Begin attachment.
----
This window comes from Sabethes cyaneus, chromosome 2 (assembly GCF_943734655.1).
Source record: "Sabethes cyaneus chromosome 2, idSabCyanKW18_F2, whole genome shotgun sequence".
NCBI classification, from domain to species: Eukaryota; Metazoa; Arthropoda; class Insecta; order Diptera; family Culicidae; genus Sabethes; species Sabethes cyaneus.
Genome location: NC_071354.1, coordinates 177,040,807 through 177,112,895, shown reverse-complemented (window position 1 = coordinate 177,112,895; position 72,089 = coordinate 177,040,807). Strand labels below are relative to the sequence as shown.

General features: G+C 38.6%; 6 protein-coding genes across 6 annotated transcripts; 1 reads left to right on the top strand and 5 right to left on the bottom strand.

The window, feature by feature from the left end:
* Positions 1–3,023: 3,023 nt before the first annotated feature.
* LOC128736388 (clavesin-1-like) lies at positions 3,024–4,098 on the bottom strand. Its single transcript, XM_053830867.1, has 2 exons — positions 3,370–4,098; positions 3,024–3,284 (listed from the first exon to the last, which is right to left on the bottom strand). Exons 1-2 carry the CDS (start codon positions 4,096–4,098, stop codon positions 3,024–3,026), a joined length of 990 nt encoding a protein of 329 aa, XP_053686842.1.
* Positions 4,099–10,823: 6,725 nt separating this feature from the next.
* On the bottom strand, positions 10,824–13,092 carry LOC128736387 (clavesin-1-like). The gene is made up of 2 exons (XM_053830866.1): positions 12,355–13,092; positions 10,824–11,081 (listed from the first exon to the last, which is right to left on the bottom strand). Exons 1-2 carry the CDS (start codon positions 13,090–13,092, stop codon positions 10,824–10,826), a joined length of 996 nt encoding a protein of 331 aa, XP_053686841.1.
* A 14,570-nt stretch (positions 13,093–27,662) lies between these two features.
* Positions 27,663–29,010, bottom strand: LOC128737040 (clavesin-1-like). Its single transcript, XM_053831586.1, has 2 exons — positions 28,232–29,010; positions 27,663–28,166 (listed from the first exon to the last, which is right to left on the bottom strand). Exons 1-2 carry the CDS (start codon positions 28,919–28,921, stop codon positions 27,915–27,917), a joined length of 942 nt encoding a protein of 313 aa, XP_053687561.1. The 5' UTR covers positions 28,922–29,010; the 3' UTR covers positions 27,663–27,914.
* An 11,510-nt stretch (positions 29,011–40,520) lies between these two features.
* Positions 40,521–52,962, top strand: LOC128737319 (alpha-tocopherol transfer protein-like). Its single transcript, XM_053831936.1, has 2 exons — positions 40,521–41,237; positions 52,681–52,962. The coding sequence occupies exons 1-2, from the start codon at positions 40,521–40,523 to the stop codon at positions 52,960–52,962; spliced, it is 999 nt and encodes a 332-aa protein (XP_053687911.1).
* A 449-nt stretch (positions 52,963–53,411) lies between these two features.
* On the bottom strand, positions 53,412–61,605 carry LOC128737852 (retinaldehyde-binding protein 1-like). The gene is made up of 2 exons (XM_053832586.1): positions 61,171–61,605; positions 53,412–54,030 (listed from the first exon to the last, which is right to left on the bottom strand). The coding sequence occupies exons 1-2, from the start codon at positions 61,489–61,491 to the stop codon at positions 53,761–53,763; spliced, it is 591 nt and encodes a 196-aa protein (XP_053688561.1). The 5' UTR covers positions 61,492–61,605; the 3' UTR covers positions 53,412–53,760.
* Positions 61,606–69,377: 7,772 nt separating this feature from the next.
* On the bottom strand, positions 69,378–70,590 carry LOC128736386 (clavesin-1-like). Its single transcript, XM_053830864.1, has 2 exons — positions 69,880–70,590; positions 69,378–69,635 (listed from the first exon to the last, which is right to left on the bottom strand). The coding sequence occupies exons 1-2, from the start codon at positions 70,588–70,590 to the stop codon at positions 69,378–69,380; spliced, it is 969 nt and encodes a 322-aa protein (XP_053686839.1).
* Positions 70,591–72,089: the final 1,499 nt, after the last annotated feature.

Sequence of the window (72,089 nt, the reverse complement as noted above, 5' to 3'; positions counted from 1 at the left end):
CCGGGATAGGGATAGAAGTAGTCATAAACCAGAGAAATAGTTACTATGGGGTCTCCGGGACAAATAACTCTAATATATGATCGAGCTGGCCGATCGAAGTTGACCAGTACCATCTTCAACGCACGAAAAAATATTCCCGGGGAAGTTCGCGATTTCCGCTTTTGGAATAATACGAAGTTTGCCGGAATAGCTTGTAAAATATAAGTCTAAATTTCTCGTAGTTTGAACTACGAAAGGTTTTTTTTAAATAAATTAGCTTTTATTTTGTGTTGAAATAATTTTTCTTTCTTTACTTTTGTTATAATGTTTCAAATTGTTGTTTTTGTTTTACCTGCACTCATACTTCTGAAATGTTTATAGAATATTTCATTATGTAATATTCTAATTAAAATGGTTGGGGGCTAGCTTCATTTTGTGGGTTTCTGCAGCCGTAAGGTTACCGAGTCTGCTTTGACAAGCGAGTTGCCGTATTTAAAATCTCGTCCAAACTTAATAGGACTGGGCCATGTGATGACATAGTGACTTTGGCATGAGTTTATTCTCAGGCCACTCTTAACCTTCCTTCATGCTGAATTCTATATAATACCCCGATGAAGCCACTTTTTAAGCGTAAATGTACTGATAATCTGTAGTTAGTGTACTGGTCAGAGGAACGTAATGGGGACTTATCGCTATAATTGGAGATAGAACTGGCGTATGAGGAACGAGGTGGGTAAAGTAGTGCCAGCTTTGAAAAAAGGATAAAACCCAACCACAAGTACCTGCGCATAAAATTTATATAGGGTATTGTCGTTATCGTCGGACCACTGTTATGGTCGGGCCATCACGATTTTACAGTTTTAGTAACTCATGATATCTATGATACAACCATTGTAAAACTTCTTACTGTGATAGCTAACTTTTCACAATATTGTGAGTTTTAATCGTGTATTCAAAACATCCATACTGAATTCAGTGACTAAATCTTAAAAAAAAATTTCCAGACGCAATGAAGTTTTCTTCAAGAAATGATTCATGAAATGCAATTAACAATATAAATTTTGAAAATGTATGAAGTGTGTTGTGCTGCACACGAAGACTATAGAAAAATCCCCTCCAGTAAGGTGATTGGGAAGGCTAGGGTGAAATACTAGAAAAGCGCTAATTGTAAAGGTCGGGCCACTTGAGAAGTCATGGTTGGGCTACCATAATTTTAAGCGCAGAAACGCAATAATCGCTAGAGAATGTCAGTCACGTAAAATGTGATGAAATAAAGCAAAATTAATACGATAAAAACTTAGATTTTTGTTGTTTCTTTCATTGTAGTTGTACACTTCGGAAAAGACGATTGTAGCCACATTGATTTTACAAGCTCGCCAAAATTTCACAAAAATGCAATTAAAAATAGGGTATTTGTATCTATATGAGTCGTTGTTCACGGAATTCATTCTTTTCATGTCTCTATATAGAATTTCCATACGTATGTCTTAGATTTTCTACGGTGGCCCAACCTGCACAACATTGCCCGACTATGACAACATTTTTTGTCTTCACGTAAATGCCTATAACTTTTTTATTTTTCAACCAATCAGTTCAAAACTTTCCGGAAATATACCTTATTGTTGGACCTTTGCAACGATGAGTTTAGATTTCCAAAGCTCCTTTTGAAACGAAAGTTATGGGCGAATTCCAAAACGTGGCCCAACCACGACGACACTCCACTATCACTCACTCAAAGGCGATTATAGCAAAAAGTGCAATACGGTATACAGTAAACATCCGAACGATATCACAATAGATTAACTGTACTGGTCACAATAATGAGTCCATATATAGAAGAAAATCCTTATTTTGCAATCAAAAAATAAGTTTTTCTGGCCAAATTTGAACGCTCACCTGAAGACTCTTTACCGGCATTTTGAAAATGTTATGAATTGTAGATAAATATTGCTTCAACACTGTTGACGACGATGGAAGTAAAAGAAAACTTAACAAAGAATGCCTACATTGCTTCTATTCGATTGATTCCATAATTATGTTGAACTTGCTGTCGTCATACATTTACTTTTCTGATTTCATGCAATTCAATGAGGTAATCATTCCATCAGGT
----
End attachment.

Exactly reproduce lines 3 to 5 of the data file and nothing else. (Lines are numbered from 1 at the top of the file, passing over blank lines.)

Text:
NCBI classification, from domain to species: Eukaryota; Metazoa; Arthropoda; class Insecta; order Diptera; family Culicidae; genus Sabethes; species Sabethes cyaneus.
Genome location: NC_071354.1, coordinates 177,040,807 through 177,112,895, shown reverse-complemented (window position 1 = coordinate 177,112,895; position 72,089 = coordinate 177,040,807). Strand labels below are relative to the sequence as shown.

General features: G+C 38.6%; 6 protein-coding genes across 6 annotated transcripts; 1 reads left to right on the top strand and 5 right to left on the bottom strand.